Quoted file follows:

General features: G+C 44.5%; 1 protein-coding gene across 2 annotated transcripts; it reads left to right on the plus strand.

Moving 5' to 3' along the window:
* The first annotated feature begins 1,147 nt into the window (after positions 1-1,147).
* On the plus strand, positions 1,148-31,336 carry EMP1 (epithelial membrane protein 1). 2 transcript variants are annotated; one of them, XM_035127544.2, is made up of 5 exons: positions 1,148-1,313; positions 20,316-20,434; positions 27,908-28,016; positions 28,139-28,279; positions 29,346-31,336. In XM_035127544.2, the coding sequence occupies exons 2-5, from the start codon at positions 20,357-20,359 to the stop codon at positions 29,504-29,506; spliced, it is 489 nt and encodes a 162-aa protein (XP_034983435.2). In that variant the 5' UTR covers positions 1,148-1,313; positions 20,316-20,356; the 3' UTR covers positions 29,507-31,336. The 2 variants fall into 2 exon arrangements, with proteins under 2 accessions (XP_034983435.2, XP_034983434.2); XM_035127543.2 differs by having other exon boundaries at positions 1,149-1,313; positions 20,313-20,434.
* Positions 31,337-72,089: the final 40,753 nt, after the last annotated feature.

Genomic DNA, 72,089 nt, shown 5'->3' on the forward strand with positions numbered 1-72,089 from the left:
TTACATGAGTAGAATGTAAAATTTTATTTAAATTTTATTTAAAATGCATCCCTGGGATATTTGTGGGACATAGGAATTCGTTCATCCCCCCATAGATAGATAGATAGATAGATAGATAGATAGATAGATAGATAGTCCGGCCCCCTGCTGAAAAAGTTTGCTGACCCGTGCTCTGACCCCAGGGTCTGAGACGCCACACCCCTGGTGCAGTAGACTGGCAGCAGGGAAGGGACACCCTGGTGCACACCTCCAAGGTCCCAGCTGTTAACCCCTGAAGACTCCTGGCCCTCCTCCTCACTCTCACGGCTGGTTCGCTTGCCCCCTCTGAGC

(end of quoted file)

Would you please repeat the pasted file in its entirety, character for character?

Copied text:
General features: G+C 44.5%; 1 protein-coding gene across 2 annotated transcripts; it reads left to right on the plus strand.

Moving 5' to 3' along the window:
* The first annotated feature begins 1,147 nt into the window (after positions 1-1,147).
* On the plus strand, positions 1,148-31,336 carry EMP1 (epithelial membrane protein 1). 2 transcript variants are annotated; one of them, XM_035127544.2, is made up of 5 exons: positions 1,148-1,313; positions 20,316-20,434; positions 27,908-28,016; positions 28,139-28,279; positions 29,346-31,336. In XM_035127544.2, the coding sequence occupies exons 2-5, from the start codon at positions 20,357-20,359 to the stop codon at positions 29,504-29,506; spliced, it is 489 nt and encodes a 162-aa protein (XP_034983435.2). In that variant the 5' UTR covers positions 1,148-1,313; positions 20,316-20,356; the 3' UTR covers positions 29,507-31,336. The 2 variants fall into 2 exon arrangements, with proteins under 2 accessions (XP_034983435.2, XP_034983434.2); XM_035127543.2 differs by having other exon boundaries at positions 1,149-1,313; positions 20,313-20,434.
* Positions 31,337-72,089: the final 40,753 nt, after the last annotated feature.

Genomic DNA, 72,089 nt, shown 5'->3' on the forward strand with positions numbered 1-72,089 from the left:
TTACATGAGTAGAATGTAAAATTTTATTTAAATTTTATTTAAAATGCATCCCTGGGATATTTGTGGGACATAGGAATTCGTTCATCCCCCCATAGATAGATAGATAGATAGATAGATAGATAGATAGATAGATAGTCCGGCCCCCTGCTGAAAAAGTTTGCTGACCCGTGCTCTGACCCCAGGGTCTGAGACGCCACACCCCTGGTGCAGTAGACTGGCAGCAGGGAAGGGACACCCTGGTGCACACCTCCAAGGTCCCAGCTGTTAACCCCTGAAGACTCCTGGCCCTCCTCCTCACTCTCACGGCTGGTTCGCTTGCCCCCTCTGAGC